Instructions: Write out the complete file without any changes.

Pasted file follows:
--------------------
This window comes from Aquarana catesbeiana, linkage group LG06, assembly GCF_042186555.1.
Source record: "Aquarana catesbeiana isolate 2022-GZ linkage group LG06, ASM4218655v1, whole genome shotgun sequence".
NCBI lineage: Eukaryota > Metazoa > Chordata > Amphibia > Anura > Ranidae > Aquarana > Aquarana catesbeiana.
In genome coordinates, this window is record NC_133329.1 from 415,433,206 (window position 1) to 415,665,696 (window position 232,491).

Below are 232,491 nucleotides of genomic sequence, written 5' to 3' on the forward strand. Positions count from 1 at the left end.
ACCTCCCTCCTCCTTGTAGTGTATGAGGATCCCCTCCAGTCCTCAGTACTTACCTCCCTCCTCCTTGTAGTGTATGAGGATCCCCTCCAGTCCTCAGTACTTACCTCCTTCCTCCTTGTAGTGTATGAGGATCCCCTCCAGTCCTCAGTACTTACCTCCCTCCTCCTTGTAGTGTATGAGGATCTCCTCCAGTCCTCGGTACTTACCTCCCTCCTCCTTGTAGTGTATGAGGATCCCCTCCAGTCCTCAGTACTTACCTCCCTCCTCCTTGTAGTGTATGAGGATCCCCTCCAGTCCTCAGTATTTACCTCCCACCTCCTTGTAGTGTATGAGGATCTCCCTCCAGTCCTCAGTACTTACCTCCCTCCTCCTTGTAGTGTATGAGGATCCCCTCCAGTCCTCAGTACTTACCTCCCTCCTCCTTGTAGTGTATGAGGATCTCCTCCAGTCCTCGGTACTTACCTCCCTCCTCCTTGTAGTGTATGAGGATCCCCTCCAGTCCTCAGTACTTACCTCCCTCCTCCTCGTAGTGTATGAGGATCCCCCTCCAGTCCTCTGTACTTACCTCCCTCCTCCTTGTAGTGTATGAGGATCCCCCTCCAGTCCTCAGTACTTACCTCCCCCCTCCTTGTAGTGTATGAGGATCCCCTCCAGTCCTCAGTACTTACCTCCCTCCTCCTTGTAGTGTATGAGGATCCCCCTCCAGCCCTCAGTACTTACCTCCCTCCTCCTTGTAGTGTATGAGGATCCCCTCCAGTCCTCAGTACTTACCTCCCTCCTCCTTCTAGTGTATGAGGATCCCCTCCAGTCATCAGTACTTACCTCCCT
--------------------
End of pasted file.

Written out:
This window comes from Aquarana catesbeiana, linkage group LG06, assembly GCF_042186555.1.
Source record: "Aquarana catesbeiana isolate 2022-GZ linkage group LG06, ASM4218655v1, whole genome shotgun sequence".
NCBI lineage: Eukaryota > Metazoa > Chordata > Amphibia > Anura > Ranidae > Aquarana > Aquarana catesbeiana.
In genome coordinates, this window is record NC_133329.1 from 415,433,206 (window position 1) to 415,665,696 (window position 232,491).

Below are 232,491 nucleotides of genomic sequence, written 5' to 3' on the forward strand. Positions count from 1 at the left end.
ACCTCCCTCCTCCTTGTAGTGTATGAGGATCCCCTCCAGTCCTCAGTACTTACCTCCCTCCTCCTTGTAGTGTATGAGGATCCCCTCCAGTCCTCAGTACTTACCTCCTTCCTCCTTGTAGTGTATGAGGATCCCCTCCAGTCCTCAGTACTTACCTCCCTCCTCCTTGTAGTGTATGAGGATCTCCTCCAGTCCTCGGTACTTACCTCCCTCCTCCTTGTAGTGTATGAGGATCCCCTCCAGTCCTCAGTACTTACCTCCCTCCTCCTTGTAGTGTATGAGGATCCCCTCCAGTCCTCAGTATTTACCTCCCACCTCCTTGTAGTGTATGAGGATCTCCCTCCAGTCCTCAGTACTTACCTCCCTCCTCCTTGTAGTGTATGAGGATCCCCTCCAGTCCTCAGTACTTACCTCCCTCCTCCTTGTAGTGTATGAGGATCTCCTCCAGTCCTCGGTACTTACCTCCCTCCTCCTTGTAGTGTATGAGGATCCCCTCCAGTCCTCAGTACTTACCTCCCTCCTCCTCGTAGTGTATGAGGATCCCCCTCCAGTCCTCTGTACTTACCTCCCTCCTCCTTGTAGTGTATGAGGATCCCCCTCCAGTCCTCAGTACTTACCTCCCCCCTCCTTGTAGTGTATGAGGATCCCCTCCAGTCCTCAGTACTTACCTCCCTCCTCCTTGTAGTGTATGAGGATCCCCCTCCAGCCCTCAGTACTTACCTCCCTCCTCCTTGTAGTGTATGAGGATCCCCTCCAGTCCTCAGTACTTACCTCCCTCCTCCTTCTAGTGTATGAGGATCCCCTCCAGTCATCAGTACTTACCTCCCT